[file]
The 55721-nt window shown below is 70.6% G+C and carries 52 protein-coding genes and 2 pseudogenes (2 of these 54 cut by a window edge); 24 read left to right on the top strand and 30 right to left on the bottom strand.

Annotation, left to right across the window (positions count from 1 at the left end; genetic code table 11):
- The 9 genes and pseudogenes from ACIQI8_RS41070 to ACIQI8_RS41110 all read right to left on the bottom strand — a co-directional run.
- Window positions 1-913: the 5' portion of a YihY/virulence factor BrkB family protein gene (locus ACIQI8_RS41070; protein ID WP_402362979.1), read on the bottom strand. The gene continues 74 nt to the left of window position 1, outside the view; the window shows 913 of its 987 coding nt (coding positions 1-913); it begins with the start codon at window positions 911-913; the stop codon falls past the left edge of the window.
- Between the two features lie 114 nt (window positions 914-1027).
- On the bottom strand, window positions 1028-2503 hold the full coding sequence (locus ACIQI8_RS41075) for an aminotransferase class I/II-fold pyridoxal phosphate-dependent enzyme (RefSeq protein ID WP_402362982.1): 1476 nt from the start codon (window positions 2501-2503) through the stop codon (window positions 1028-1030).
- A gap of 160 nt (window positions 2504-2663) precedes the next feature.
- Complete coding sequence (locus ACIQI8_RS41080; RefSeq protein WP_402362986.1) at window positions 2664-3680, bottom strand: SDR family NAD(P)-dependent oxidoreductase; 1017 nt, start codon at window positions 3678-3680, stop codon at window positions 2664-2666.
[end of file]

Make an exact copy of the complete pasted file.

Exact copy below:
The 55721-nt window shown below is 70.6% G+C and carries 52 protein-coding genes and 2 pseudogenes (2 of these 54 cut by a window edge); 24 read left to right on the top strand and 30 right to left on the bottom strand.

Annotation, left to right across the window (positions count from 1 at the left end; genetic code table 11):
- The 9 genes and pseudogenes from ACIQI8_RS41070 to ACIQI8_RS41110 all read right to left on the bottom strand — a co-directional run.
- Window positions 1-913: the 5' portion of a YihY/virulence factor BrkB family protein gene (locus ACIQI8_RS41070; protein ID WP_402362979.1), read on the bottom strand. The gene continues 74 nt to the left of window position 1, outside the view; the window shows 913 of its 987 coding nt (coding positions 1-913); it begins with the start codon at window positions 911-913; the stop codon falls past the left edge of the window.
- Between the two features lie 114 nt (window positions 914-1027).
- On the bottom strand, window positions 1028-2503 hold the full coding sequence (locus ACIQI8_RS41075) for an aminotransferase class I/II-fold pyridoxal phosphate-dependent enzyme (RefSeq protein ID WP_402362982.1): 1476 nt from the start codon (window positions 2501-2503) through the stop codon (window positions 1028-1030).
- A gap of 160 nt (window positions 2504-2663) precedes the next feature.
- Complete coding sequence (locus ACIQI8_RS41080; RefSeq protein WP_402362986.1) at window positions 2664-3680, bottom strand: SDR family NAD(P)-dependent oxidoreductase; 1017 nt, start codon at window positions 3678-3680, stop codon at window positions 2664-2666.